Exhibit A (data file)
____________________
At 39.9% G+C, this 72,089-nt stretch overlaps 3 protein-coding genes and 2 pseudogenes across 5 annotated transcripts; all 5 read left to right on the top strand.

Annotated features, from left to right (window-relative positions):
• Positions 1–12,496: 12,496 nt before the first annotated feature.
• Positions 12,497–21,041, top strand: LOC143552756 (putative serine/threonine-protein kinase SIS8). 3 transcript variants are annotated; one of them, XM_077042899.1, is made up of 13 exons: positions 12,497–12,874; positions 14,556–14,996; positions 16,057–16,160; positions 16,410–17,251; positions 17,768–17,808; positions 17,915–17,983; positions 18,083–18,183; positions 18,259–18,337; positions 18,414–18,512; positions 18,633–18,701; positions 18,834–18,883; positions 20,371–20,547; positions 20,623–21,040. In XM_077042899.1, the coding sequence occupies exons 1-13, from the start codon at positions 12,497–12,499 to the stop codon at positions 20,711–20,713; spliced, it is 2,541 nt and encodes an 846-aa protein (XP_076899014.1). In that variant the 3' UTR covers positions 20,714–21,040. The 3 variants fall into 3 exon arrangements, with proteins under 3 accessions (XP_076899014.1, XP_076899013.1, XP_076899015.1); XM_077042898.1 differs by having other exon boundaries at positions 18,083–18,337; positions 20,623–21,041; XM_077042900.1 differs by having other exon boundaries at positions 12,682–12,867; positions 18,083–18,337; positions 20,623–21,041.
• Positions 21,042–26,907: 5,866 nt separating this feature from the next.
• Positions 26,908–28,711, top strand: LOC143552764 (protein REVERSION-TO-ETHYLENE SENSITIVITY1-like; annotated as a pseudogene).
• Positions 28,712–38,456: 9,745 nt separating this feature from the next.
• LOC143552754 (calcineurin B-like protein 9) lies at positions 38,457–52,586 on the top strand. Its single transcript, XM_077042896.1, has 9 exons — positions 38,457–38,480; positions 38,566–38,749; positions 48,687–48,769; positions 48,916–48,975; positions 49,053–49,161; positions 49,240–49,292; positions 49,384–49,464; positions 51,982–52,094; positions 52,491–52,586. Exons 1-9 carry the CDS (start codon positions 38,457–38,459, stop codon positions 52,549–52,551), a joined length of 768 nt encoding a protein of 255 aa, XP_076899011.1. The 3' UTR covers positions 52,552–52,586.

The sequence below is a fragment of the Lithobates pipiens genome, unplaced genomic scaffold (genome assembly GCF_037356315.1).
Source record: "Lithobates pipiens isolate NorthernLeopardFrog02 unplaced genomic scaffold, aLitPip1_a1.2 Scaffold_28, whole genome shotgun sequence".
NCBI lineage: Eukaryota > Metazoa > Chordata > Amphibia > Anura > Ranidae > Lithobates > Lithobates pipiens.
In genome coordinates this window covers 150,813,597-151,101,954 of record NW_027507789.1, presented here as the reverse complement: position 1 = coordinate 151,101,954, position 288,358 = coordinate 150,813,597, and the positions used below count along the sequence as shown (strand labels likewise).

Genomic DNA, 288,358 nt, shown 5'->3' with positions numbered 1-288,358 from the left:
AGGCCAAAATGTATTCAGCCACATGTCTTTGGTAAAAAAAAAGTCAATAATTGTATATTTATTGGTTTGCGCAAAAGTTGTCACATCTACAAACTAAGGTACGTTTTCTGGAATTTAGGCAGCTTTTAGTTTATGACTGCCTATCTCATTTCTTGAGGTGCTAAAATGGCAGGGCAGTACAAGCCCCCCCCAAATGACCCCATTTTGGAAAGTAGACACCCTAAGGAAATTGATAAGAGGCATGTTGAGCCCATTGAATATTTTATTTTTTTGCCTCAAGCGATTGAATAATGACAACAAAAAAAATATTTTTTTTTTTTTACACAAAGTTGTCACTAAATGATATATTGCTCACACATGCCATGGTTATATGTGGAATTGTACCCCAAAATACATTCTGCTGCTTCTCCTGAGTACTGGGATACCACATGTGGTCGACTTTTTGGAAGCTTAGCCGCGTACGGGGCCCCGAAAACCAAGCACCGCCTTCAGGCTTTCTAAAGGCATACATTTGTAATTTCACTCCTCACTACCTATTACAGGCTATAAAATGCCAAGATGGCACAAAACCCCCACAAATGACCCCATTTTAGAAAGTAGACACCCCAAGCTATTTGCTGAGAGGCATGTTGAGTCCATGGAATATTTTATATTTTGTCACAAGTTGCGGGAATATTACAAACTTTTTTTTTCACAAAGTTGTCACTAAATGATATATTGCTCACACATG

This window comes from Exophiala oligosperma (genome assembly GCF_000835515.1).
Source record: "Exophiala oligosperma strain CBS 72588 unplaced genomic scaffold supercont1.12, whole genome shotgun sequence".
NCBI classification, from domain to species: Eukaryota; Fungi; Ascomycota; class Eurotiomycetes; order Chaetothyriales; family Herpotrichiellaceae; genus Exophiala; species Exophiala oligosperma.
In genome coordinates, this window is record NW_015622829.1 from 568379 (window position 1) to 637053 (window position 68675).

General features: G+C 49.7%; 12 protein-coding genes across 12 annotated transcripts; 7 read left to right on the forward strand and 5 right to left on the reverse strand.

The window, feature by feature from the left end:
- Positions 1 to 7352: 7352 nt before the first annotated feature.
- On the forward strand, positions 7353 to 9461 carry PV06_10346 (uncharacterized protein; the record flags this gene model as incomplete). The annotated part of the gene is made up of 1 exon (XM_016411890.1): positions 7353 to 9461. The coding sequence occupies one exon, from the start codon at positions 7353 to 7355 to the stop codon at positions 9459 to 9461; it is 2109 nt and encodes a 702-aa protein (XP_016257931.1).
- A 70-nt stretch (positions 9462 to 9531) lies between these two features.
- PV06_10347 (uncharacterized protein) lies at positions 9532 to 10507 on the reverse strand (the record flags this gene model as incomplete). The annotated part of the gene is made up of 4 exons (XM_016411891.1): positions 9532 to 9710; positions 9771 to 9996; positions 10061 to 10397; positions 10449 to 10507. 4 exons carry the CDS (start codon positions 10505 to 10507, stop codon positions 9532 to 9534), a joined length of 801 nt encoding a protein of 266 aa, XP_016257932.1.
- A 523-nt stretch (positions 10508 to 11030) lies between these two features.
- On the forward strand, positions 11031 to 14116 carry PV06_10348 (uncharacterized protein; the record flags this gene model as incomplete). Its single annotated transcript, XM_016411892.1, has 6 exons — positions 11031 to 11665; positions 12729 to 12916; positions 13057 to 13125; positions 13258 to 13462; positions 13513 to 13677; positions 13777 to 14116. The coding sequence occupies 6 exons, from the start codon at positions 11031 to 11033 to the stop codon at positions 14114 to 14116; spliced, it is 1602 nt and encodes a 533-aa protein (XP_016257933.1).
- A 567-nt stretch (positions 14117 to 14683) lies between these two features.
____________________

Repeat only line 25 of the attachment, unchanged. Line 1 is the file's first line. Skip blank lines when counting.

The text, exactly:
- A 523-nt stretch (positions 10508 to 11030) lies between these two features.